We think and act in a holistic and sustainable manner. After all, every raw material that is processed has a value that it does not lose when it is made into a product. On the contrary: because our planet’s resources are limited, raw materials are becoming more valuable each day. For that reason we see it as our duty to preserve plastics by constantly feeding them back into efficient circular systems. We work on this circular economy each and every day – for our customers, to protect our environment and for the benefit of people who will still need a wide range of products for their daily lives in future.
We develop a tailor-made induction into the circular economy for each of our customers.
We set you on the path towards your tailor-made recycling concept by assessing the quantity and quality of the resources that arise as waste. For instance, we identify the most efficient options for reclaiming materials and then decide which of our affiliated companies would work best together to handle the processing through to the finished recyclate. We then develop the site-specific logistics solution to ensure that the process is set in motion with no disruptions. After the concept has been approved by our customer, we introduce it into the company’s processes. We provide consultancy and training as a reliable partner and use quality controls, feedback meetings and fine-tuning to ensure that the induction into the circular economy is a success.
Interview with Gisbert Schulte-Bücker
‘Linear production processes that consume high levels of resources have had their day – the future belongs to the circular economy.’
Mr Schulte-Bücker, what is the current state of play in terms of the circular economy for plastics?
We are absolutely on the right track. The potential is huge. Of the some 50 million tonnes of plastics processed across the EU each year, around 30 million tonnes end up as waste. Germany itself is home to around a quarter of European plastics production. This makes us an important role model in terms of further expanding circular solutions. Decisive factors for the future will be the interaction and the cross-acceptance of different technologies such as mechanical materials recycling and chemical recycling. Similarly, the thermal recovery of multi-component plastic waste will continue to play an important role for the foreseeable future.
In your view, what are the most important influencing factors for the transformation we need of what are mostly still linear production processes?
At the top of the list I’d mention the understanding in the minds of many operators and decision-makers – and also of consumers – that we need to end the wasteful handling of our raw materials. Whether this understanding emanates from human reason or the impetus from legislators and the public, I wouldn’t like to judge. The main factor is, at least this is our impression, that it is increasingly gaining broader traction. In day-to-day practice we need to be open to all ecologically relevant technologies. However, mechanical recycling remains the most important pillar because it is the most efficient method of waste recycling in terms of energy and resources. Beyond its limitations, the various approaches to chemical recycling of primarily mixed plastic waste will be a key component of a burgeoning circular economy in future.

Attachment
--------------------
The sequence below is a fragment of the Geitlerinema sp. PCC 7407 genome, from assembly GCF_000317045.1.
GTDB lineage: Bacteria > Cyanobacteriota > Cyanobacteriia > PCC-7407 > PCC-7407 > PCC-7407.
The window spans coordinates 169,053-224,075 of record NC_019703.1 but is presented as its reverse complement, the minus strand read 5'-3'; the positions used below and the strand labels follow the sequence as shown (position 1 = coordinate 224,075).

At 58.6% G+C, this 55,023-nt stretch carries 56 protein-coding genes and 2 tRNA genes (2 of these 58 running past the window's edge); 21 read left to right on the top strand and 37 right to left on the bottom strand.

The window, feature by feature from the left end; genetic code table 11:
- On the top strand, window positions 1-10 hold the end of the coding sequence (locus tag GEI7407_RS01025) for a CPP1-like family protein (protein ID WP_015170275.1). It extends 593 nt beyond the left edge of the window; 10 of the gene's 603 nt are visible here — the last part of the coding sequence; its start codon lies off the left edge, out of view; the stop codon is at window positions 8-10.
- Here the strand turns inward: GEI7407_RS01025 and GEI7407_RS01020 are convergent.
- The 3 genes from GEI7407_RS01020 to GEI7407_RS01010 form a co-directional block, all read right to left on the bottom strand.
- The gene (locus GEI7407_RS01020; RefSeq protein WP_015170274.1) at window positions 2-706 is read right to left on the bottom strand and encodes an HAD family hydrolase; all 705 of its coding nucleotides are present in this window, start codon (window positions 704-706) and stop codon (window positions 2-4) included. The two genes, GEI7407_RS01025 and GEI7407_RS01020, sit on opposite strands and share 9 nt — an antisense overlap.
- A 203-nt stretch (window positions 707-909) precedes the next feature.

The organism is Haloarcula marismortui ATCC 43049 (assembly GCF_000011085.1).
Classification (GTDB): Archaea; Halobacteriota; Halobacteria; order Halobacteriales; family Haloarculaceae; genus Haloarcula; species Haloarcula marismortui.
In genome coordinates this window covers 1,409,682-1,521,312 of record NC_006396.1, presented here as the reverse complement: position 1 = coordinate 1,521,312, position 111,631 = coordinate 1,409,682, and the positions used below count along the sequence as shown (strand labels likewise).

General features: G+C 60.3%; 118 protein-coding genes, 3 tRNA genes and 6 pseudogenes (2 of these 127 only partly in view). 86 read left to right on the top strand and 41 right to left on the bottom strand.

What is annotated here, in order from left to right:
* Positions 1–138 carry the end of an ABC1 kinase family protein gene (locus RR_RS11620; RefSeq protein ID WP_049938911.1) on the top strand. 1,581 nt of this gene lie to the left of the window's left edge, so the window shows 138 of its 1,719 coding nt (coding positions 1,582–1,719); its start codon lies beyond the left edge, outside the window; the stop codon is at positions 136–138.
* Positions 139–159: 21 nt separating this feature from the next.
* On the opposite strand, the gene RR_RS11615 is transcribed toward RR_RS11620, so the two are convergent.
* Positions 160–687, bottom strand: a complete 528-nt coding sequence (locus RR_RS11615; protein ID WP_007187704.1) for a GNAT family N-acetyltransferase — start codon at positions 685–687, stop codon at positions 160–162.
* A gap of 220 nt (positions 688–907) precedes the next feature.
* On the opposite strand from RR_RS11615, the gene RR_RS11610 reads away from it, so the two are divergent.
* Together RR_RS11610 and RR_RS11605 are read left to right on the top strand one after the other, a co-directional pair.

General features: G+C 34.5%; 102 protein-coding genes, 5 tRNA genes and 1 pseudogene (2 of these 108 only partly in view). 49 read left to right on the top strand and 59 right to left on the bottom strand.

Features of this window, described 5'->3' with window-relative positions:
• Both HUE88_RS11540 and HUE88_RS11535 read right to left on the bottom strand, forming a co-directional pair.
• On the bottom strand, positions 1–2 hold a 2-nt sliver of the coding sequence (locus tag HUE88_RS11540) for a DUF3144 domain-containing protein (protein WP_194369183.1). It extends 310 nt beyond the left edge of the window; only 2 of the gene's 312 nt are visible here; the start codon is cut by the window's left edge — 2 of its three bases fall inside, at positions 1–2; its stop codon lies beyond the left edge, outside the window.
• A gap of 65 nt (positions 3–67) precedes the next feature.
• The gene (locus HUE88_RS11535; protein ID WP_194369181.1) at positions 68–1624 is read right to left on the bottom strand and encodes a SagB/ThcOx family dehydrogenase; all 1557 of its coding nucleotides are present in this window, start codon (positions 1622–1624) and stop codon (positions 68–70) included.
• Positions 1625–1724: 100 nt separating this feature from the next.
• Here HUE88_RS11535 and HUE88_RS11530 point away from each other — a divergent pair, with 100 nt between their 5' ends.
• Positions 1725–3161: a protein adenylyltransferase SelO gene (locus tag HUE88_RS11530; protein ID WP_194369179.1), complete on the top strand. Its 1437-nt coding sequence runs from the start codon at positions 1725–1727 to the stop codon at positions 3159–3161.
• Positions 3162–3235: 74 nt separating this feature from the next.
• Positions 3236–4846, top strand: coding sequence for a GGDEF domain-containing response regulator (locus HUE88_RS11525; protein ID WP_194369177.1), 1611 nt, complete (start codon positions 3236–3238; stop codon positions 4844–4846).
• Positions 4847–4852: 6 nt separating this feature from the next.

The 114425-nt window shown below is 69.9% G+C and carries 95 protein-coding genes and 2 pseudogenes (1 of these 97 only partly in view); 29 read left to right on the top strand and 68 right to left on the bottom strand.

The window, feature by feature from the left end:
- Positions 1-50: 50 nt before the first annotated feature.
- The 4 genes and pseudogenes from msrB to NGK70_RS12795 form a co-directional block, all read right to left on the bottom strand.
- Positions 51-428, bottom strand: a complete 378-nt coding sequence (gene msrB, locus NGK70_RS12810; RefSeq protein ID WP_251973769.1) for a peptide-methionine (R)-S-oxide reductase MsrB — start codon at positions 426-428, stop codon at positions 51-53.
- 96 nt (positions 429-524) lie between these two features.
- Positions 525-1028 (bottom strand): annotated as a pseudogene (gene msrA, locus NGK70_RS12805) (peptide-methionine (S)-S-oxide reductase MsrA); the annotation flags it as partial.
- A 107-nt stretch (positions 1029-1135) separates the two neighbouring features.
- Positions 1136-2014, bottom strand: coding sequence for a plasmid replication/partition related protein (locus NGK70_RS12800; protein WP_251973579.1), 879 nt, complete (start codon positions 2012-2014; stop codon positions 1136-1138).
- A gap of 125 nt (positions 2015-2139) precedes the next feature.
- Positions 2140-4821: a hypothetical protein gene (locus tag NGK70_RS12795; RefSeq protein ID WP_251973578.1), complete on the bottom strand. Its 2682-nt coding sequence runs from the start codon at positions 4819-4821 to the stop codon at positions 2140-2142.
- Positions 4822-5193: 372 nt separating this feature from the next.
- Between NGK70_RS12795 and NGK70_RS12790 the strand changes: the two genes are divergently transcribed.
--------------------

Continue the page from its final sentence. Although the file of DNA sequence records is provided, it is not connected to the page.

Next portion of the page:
Which factor is the most important in terms of plastics recycling?
Quality. Plastics recycling stands or falls on the quality of the results. The more exactly the recyclates match the required properties, the more they will be used in the manufacture of new product. This quality always starts with a separation according to type as far as possible. And it continues with high-tech processing – in conjunction with our experienced, expert staff, without whom we would be unable to drive forward our plans for the future.
What do you say to those who are critical of plastics?
Our criticism shouldn’t be aimed at plastic as a material, but rather at how we’ve been using it for decades. And that’s currently changing significantly. Plastic will always be indispensable in many areas of our life, e.g. in medicine, mobility or food packaging. Our job is to think every raw-material cycle through to the very end in conceptual terms and then to implement it consistently.
What does that mean in concrete terms?
A cycle always begins at the start of the process, i.e. at the very conception of the product, when recycling should also be considered as a key component in the product life cycle. All market participants then take on new roles: what is currently the end consumer becomes the temporary user, and the digital waste economy no longer recycles, but thinks and acts as a raw-material producer of the 21st century. This is the right step forward into the future.